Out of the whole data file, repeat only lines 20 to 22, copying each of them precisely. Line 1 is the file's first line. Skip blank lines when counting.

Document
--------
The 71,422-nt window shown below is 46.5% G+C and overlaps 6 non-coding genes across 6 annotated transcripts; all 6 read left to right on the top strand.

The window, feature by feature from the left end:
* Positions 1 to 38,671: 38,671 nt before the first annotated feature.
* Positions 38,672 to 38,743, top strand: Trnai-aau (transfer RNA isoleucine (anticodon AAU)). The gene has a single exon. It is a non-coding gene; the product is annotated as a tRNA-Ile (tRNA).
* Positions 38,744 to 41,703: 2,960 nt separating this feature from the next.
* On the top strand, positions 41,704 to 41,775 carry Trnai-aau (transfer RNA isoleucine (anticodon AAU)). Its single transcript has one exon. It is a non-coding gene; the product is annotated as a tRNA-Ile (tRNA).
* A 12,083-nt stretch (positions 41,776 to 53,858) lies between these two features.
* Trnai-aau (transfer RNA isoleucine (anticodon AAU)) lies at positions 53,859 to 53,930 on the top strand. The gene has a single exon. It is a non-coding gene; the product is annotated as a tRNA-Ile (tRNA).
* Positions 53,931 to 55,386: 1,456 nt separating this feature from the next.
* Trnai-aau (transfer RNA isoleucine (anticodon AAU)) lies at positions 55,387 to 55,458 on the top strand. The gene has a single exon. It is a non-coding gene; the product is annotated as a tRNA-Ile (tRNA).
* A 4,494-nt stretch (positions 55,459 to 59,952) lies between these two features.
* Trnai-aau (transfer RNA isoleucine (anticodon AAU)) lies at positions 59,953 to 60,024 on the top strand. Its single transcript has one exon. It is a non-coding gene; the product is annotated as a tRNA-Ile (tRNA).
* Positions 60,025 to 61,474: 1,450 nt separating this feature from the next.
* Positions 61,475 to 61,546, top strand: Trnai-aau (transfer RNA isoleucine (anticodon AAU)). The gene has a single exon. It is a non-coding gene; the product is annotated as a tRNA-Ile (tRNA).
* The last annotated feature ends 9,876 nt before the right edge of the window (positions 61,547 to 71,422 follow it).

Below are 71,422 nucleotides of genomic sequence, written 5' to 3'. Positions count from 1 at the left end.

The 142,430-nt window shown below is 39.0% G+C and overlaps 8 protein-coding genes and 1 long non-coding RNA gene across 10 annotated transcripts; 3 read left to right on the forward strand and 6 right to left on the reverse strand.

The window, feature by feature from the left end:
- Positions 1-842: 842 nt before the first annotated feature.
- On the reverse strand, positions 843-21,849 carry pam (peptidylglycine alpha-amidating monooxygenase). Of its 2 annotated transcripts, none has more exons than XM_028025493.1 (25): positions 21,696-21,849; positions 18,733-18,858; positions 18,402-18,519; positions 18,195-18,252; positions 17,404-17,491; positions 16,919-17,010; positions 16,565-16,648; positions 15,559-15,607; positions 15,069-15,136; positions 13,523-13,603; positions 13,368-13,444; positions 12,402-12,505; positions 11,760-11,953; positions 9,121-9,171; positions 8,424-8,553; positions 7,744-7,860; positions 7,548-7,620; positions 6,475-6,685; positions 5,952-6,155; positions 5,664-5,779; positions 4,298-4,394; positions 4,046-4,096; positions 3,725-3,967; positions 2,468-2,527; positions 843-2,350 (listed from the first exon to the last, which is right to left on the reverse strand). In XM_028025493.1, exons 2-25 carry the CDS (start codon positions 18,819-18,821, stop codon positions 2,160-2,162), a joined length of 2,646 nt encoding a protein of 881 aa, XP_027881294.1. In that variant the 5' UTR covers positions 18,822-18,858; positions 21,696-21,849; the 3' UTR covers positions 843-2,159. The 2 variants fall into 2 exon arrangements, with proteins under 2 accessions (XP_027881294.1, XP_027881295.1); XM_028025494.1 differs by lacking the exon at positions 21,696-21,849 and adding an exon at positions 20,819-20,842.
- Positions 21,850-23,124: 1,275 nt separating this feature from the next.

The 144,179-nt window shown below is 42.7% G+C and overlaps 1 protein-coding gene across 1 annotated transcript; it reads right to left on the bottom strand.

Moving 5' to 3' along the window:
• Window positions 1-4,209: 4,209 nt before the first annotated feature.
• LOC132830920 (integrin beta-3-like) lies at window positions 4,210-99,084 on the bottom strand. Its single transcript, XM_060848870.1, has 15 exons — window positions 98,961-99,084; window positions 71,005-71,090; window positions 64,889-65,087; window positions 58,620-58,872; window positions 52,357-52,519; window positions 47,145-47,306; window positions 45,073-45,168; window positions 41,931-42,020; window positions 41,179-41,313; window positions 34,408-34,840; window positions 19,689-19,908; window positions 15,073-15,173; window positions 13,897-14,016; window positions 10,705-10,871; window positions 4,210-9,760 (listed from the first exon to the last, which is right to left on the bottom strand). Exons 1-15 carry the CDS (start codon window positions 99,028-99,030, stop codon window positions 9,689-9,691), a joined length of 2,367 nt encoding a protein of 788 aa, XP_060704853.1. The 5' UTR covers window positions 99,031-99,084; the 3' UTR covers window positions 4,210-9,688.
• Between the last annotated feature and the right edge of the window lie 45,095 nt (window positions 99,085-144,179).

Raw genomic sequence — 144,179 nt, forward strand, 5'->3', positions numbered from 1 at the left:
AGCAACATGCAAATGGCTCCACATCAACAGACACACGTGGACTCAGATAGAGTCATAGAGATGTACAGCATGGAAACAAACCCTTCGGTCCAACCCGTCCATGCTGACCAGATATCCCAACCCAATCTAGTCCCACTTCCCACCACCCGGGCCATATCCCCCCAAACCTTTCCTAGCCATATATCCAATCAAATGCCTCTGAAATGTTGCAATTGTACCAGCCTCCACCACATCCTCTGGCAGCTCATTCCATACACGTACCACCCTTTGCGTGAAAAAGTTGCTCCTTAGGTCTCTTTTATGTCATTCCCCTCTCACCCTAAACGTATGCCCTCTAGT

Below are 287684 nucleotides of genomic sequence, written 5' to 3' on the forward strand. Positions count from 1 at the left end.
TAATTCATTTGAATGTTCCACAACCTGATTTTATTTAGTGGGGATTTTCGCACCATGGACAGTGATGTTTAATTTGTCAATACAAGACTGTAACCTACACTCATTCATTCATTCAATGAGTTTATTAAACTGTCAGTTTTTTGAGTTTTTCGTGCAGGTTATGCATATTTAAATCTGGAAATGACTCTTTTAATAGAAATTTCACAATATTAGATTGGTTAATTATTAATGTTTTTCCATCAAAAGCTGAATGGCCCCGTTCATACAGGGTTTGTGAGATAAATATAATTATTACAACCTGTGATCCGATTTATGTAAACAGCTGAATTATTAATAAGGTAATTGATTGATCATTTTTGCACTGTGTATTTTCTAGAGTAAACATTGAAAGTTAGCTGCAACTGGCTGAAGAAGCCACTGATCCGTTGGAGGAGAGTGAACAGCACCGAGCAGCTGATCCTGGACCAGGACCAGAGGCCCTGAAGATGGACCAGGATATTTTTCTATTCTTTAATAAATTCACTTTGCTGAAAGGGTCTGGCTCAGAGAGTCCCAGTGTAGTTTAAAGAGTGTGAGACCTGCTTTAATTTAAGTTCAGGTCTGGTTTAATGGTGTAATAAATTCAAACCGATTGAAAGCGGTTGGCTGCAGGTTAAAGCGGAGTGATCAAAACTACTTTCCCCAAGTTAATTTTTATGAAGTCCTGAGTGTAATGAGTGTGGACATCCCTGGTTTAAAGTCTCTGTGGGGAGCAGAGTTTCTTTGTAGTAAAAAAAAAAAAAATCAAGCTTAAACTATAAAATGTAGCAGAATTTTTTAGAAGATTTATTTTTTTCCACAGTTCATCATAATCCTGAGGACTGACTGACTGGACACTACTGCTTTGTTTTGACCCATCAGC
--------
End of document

- On the reverse strand, positions 843-21,849 carry pam (peptidylglycine alpha-amidating monooxygenase). Of its 2 annotated transcripts, none has more exons than XM_028025493.1 (25): positions 21,696-21,849; positions 18,733-18,858; positions 18,402-18,519; positions 18,195-18,252; positions 17,404-17,491; positions 16,919-17,010; positions 16,565-16,648; positions 15,559-15,607; positions 15,069-15,136; positions 13,523-13,603; positions 13,368-13,444; positions 12,402-12,505; positions 11,760-11,953; positions 9,121-9,171; positions 8,424-8,553; positions 7,744-7,860; positions 7,548-7,620; positions 6,475-6,685; positions 5,952-6,155; positions 5,664-5,779; positions 4,298-4,394; positions 4,046-4,096; positions 3,725-3,967; positions 2,468-2,527; positions 843-2,350 (listed from the first exon to the last, which is right to left on the reverse strand). In XM_028025493.1, exons 2-25 carry the CDS (start codon positions 18,819-18,821, stop codon positions 2,160-2,162), a joined length of 2,646 nt encoding a protein of 881 aa, XP_027881294.1. In that variant the 5' UTR covers positions 18,822-18,858; positions 21,696-21,849; the 3' UTR covers positions 843-2,159. The 2 variants fall into 2 exon arrangements, with proteins under 2 accessions (XP_027881294.1, XP_027881295.1); XM_028025494.1 differs by lacking the exon at positions 21,696-21,849 and adding an exon at positions 20,819-20,842.
- Positions 21,850-23,124: 1,275 nt separating this feature from the next.

The 144,179-nt window shown below is 42.7% G+C and overlaps 1 protein-coding gene across 1 annotated transcript; it reads right to left on the bottom strand.